Jenkins, Ezeli help Vanderbilt beat No. 24 Georgia

Published Jan. 12, 2011 8:20 p.m. ET

AP Sports Writer

-- The Vanderbilt Commodores insist they learned a very painful lesson about protecting a lead in the Southeastern Conference.

John Jenkins and Festus Ezeli scored 18 points apiece and Vanderbilt beat No. 24 Georgia 73-66 on Wednesday night to snap the Bulldogs' nine-game winning streak and ruin their first game back in the Top 25 since the end of the 2003 season.

The Commodores (12-3, 1-1) bounced back after blowing their SEC opener with an overtime loss at South Carolina last weekend that knocked them out of the rankings. This time, they never trailed while improving to 52-13 against the Bulldogs at home.

"We're hungry because we're still mad about that game, still got a bad taste about that one," Ezeli said. "I mean we didn't play to our abilities and potential."

Georgia (12-3, 1-1) had its own problems, having to bus in from Athens, Ga., on Tuesday because of a winter storm. The Bulldogs had such trouble even getting a bus they missed practice.

Coach Mark Fox refused to blame the travel problems for the poor play and his Bulldogs' first loss since Nov. 26 against Temple.

"I thought Vanderbilt played with real determination and focus, probably played with greater purpose than we did," Fox said.

The Bulldogs never got closer than three in the second half. Travis Leslie led the Bulldogs with 21 points, Gerald Robinson added 20 and Trey Thompkins had 13. Now they'll be sticking around Nashville until they travel to Mississippi for their next game Saturday. Fox said they would figure out on the fly what they're doing.

"We'll have to get the local tourism guide and Internet sites to see what we have to do. It's just part of the game," Fox said.

Jeffery Taylor had 15 points for Vandy. Ezeli had a double-double, also grabbing 10 rebounds.

Vanderbilt couldn't protect a lead at South Carolina and lost 83-75 even though they never trailed in regulation. This time, before a sold-out crowd, the Commodores led 40-32 at halftime and stayed in front throughout.

"We didn't want that to happen again," Jenkins said, remembering the disaster against the Gamecocks.

The Commodores outshot Georgia all over the court, with their biggest advantage coming at the free-throw line -- 25 of 35 compared to 11 of 15 for the Bulldogs. Fox declined comment when asked about the disparity at the line. Ezeli was 6 of 10 at the line himself.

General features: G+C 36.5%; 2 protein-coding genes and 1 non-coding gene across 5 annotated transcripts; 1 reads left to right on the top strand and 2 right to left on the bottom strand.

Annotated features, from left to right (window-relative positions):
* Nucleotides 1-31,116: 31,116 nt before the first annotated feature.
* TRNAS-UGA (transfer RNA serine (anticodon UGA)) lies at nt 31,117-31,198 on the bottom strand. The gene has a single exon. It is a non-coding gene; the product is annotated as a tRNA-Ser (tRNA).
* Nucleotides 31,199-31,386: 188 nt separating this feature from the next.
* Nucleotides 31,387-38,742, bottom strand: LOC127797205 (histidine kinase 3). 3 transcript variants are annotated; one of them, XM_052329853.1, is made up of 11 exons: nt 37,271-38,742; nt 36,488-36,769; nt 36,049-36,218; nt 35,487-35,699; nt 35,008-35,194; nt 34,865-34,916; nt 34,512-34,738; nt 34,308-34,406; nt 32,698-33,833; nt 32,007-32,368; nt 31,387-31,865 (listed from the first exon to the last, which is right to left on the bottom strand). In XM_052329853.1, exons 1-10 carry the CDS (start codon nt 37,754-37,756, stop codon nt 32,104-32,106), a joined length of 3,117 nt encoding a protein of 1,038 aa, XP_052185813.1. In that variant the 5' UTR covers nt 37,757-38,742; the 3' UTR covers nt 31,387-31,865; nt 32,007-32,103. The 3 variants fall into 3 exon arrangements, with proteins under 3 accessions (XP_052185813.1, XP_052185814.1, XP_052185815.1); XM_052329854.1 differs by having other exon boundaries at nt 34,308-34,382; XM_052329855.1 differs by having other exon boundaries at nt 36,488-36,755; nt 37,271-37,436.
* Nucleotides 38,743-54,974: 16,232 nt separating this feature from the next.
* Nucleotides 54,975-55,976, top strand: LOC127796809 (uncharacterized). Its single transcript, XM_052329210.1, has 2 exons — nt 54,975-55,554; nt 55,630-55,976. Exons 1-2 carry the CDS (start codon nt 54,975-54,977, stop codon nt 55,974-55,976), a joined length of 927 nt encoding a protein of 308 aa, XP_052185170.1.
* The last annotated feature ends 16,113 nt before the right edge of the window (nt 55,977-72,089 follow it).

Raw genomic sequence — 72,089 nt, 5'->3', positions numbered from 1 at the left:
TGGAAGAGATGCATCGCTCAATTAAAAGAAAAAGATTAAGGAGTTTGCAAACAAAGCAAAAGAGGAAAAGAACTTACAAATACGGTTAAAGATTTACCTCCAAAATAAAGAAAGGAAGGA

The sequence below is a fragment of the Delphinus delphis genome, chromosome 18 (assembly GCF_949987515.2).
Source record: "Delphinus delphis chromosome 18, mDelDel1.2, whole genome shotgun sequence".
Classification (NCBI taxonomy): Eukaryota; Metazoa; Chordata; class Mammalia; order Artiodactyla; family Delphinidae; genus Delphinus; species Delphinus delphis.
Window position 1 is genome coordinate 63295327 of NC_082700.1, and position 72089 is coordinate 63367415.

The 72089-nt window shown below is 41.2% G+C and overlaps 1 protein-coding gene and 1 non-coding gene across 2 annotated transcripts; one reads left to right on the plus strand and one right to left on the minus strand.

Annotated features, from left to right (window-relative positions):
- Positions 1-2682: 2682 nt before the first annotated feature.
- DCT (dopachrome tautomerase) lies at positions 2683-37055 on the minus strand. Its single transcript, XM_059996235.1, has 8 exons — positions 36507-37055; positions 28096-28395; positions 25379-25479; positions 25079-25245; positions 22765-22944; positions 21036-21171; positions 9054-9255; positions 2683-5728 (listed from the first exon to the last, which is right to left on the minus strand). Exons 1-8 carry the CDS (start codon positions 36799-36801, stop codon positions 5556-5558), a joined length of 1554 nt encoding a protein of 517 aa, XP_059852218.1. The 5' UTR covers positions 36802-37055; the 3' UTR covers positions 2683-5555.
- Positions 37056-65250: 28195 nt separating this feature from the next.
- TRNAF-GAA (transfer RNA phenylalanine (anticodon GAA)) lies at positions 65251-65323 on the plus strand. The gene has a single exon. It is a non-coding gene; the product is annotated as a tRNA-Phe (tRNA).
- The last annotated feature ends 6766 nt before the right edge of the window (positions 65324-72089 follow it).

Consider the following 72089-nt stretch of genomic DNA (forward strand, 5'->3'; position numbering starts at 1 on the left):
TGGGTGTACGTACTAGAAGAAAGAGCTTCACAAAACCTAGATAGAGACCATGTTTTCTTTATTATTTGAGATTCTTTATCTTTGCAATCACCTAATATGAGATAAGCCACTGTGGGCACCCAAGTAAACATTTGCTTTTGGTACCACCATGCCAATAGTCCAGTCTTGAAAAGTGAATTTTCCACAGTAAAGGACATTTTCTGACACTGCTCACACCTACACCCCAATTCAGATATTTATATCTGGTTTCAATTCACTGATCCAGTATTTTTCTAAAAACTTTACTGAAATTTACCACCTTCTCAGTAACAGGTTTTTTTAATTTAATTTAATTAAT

"We've been good at getting people in foul trouble," Vanderbilt coach Kevin Stallings said. "That was a big key to the game tonight. (Georgia was) fighting foul trouble, and a lot of that has to do with Festus. He got in a position where they had to foul him."

Robinson scored 24 points against Vanderbilt as a freshman when the Nashville native played for Tennessee State. He also has played a bunch of pickup games on this floor, and the Georgia transfer opened by hitting his first three shots -- all 3s. He also scored six points in a stretch, the last a pair of free throws that pulled the Bulldogs to 56-53.

"It would have been good to come in here and get a win," Robinson said. "It was the second time I've played in this gym, and I was really excited to come in here and get a win with a different team. I guess we'll have to get it next time."

That was as close as they got in a game that had Fox upset enough that he walked almost out to midcourt with 5:03 left, drawing a technical.

"I got what I asked for," Fox said.

Jenkins, who has played against Robinson plenty in the past, answered Georgia's push with two free throws of his own. Ezeli scored on a three-point play and Jenkins hit a 3 to push the lead back to double digits. Ezeli later followed up a missed dunk by Taylor by slamming the ball through.

The Commodores led by as many as 11 in the first half thanks to an 11-2 spurt that included Taylor's high-flying, one-handed, tomahawk dunk off an alley-oop pass from Kyle Fuller. Rod Odom and Brad Tinsley capped the run with back-to-back 3s for a 33-22 lead.

"It's kind of a crowd pleaser," Taylor said of the dunk.

Updated January 12, 2011